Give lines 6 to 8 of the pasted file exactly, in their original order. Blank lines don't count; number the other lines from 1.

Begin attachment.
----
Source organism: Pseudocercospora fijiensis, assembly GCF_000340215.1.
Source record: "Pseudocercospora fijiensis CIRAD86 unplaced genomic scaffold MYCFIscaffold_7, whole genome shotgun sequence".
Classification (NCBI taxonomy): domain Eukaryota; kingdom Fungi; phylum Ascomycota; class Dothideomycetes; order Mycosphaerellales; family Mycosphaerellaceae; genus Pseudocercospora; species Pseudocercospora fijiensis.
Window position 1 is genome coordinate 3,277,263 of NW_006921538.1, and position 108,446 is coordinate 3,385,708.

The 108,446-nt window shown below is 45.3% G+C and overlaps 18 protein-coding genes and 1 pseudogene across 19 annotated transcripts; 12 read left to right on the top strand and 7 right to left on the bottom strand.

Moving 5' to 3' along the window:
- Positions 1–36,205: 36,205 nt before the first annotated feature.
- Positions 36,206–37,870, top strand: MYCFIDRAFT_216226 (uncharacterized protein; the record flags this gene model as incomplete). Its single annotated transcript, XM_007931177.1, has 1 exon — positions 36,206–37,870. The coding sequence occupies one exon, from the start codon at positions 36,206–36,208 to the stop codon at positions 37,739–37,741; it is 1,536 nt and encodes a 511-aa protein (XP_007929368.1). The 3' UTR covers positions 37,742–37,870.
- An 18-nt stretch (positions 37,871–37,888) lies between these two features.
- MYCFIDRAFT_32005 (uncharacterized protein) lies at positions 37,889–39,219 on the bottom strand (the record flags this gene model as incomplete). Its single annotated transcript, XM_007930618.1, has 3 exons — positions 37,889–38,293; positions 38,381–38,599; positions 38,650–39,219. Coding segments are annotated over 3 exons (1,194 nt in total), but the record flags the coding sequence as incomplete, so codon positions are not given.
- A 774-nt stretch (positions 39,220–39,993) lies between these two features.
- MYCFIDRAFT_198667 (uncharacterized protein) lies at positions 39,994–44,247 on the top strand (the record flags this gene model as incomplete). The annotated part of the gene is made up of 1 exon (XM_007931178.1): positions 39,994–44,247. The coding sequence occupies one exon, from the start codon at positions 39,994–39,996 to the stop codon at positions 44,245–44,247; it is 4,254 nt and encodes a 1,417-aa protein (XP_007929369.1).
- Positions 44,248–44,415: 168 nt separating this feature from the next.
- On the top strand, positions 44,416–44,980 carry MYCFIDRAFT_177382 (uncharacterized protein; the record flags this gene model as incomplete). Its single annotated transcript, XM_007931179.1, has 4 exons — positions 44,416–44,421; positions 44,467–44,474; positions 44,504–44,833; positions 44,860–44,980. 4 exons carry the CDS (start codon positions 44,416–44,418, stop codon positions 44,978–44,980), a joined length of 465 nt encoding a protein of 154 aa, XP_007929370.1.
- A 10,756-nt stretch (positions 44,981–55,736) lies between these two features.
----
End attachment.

Moving 5' to 3' along the window:
- Positions 1–36,205: 36,205 nt before the first annotated feature.
- Positions 36,206–37,870, top strand: MYCFIDRAFT_216226 (uncharacterized protein; the record flags this gene model as incomplete). Its single annotated transcript, XM_007931177.1, has 1 exon — positions 36,206–37,870. The coding sequence occupies one exon, from the start codon at positions 36,206–36,208 to the stop codon at positions 37,739–37,741; it is 1,536 nt and encodes a 511-aa protein (XP_007929368.1). The 3' UTR covers positions 37,742–37,870.